Stevenson Elementary Design

The staff and families at Stevenson Elementary are wrapping up their last year in the original Stevenson building and are preparing to move to Bellewood next year while their home school is torn down and rebuilt.

“There are a lot of unknowns and uncertainties for the families when we have been talking about transitioning to Bellewood and the new school, but the one thing that has been common to all the meetings we have had is that everyone just breaks out in applause,” Principal Anissa Bereano said. “They are so excited to see their new school, especially after watching all the other new beautiful schools go up in the area. They are ready for their new school. It has been a pleasure to be a part of that and see the excitement of the community.”

In addition to packing up the school, the project team has been meeting weekly with the contractor, Cornerstone General Contractors, to go over logistics and scheduling.

Upon completion Stevenson will be the largest elementary school building in the district, coming in at some 106,000 square feet.

Stevenson Playground Design

“It followed our standard program, and then there was an addition of special education spaces,” Project Manager Kyle McLeod said. Additional classrooms, spaces for other programs like the Family Connection Center, and hallways connecting it all also increased the footprint of the building.

“The goal is more inclusion and keeping the Stevenson kids at Stevenson,” Bereano said.

Transition Principal Jill McLeod, who is providing extra administrative support to the school this year, said that she is looking forward to students and staff having the space they need.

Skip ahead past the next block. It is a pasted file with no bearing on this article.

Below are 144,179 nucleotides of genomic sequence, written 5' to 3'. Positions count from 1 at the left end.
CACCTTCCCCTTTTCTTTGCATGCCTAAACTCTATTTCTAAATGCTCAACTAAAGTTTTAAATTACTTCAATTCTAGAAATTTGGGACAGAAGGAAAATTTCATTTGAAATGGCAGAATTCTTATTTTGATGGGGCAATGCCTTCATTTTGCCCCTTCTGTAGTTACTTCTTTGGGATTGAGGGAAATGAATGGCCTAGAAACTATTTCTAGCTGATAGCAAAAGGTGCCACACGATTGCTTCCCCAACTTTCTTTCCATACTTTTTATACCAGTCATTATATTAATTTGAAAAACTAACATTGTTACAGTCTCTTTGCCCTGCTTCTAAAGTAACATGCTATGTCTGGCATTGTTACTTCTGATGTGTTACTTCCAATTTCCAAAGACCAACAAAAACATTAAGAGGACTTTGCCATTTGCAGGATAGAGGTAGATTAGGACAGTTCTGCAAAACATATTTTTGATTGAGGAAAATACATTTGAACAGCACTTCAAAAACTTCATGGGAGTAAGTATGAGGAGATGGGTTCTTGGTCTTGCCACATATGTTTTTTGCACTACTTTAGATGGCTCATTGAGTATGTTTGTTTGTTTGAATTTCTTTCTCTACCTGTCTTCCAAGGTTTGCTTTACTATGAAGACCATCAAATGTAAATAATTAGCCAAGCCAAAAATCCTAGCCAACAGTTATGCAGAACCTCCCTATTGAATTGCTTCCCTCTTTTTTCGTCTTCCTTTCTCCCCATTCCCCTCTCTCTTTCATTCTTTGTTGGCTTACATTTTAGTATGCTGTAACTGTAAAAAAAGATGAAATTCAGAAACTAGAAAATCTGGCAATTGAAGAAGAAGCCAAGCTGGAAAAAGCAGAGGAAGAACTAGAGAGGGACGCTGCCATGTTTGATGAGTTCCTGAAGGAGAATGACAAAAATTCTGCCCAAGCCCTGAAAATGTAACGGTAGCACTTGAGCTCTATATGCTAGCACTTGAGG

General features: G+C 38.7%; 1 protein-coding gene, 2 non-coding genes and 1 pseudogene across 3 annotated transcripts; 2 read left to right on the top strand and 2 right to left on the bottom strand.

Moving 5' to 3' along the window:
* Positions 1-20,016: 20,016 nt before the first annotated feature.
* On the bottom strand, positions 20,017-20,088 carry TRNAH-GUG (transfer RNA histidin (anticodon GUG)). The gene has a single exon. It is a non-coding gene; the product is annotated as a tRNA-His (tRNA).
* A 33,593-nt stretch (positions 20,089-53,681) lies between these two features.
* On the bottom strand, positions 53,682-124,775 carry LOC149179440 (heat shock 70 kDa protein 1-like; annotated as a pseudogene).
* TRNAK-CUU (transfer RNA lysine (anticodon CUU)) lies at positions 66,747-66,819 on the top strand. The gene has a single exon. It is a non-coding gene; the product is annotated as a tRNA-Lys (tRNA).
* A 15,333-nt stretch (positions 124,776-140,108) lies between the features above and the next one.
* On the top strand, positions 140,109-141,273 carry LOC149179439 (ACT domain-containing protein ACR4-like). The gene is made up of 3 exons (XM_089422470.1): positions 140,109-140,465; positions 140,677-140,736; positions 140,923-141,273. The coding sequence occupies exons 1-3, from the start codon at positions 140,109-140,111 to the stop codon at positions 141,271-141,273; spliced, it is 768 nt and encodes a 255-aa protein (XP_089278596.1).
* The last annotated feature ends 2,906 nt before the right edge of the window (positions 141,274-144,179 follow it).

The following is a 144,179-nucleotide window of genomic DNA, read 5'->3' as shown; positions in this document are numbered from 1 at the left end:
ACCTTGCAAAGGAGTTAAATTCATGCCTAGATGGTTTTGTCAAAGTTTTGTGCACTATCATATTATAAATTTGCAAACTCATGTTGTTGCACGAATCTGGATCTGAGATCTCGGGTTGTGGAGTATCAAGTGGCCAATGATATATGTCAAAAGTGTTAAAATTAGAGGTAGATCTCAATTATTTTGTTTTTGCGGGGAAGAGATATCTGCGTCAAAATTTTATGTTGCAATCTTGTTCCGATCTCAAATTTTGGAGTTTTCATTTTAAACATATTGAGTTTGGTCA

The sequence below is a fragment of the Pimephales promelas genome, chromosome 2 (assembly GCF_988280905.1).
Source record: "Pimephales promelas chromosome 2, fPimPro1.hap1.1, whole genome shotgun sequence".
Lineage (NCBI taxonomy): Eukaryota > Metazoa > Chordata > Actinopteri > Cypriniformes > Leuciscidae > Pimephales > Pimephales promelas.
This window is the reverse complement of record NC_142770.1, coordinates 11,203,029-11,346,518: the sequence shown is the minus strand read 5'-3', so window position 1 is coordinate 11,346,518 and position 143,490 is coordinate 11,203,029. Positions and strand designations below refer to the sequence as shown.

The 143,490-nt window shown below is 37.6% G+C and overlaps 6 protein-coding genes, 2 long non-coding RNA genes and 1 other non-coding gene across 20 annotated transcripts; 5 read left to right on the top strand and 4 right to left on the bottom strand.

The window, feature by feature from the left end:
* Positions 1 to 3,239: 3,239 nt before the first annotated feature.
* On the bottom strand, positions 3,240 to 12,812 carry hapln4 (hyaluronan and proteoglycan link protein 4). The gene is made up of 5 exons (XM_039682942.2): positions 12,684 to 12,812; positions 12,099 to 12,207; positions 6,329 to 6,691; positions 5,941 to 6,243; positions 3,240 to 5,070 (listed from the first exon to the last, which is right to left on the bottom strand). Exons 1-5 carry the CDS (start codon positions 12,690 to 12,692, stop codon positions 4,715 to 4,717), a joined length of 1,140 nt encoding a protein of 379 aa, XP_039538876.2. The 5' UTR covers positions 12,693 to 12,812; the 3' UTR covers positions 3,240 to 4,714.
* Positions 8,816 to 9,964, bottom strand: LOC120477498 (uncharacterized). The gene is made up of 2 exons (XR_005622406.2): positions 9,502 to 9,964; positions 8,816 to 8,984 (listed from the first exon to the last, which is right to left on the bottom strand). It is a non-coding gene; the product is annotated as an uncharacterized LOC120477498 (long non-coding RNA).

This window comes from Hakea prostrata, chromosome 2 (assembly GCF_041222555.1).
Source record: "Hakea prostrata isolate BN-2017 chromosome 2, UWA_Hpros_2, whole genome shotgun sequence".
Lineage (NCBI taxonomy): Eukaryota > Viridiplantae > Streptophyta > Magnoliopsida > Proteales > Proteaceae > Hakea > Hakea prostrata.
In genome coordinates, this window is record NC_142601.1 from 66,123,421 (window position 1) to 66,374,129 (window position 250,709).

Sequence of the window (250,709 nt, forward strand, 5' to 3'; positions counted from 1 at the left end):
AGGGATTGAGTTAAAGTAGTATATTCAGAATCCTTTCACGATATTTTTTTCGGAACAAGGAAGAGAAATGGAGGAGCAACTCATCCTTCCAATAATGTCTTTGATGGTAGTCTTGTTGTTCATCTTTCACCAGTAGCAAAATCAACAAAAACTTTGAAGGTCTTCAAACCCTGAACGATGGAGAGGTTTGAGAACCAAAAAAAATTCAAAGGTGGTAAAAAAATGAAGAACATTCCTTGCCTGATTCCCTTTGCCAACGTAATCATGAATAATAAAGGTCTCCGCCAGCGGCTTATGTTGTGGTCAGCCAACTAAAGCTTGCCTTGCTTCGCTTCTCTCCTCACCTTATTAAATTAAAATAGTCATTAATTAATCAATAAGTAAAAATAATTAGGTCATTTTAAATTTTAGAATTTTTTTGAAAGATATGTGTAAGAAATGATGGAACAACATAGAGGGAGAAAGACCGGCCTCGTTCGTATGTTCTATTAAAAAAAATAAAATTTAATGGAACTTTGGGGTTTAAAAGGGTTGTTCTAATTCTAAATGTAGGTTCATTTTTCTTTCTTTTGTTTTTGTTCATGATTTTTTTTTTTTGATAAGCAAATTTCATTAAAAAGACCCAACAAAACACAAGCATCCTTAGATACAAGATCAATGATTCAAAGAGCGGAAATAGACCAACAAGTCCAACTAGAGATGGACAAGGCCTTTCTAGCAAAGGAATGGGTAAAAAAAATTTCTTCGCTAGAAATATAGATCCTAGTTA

“We are so crowded and we are using every nook and cranny here now in many different ways,” Jill said. “I think (the new building) is going to feel wonderful.”

Demolition will begin right after school gets out in late June. The timeline calls for the classroom wing at the north end of the site to be built first with work continuing south through the site, a process that Kyle explained is dictated by the use of heavy equipment, with crews essentially working their way from the back to front of the site.

The new building will sit on the back of the property which will allow for significantly more parking, a large parent drop off loop, and a bus loop.

Stevenson Entry Design

“This access in front becomes a park-like promenade,” Kyle said.

“We are interested in having an international feel to the school through design and art because we have children from all over the world,” Jill said.

One of those design elements will be signage in Spanish and English, including on the Stevenson Elementary sign out front.

The heart of the new school will be a rotunda open space that will bridge the more public areas of the school like the office, gym, and specialist areas to the classroom wing.

“The library, music and art spaces, gym, and classroom wing all create a kind of amphitheater out to the west with a tremendous view of Bellevue and Seattle with an Olympic Mountains backdrop,” Kyle said.

The school will feature a number of green, energy saving elements including ground source heat pumps, geothermal heating and cooling systems, solar hot water, LED lights, and much of the old building will be recycled. The plans also call for benches to be made from the wood of the existing cherry blossom trees as an arborist determined that they like wouldn’t survive the shock of being replanted, and new cherry blossom trees will be planted on site.

“We are really excited about getting it going and getting the community their new school,” Kyle said.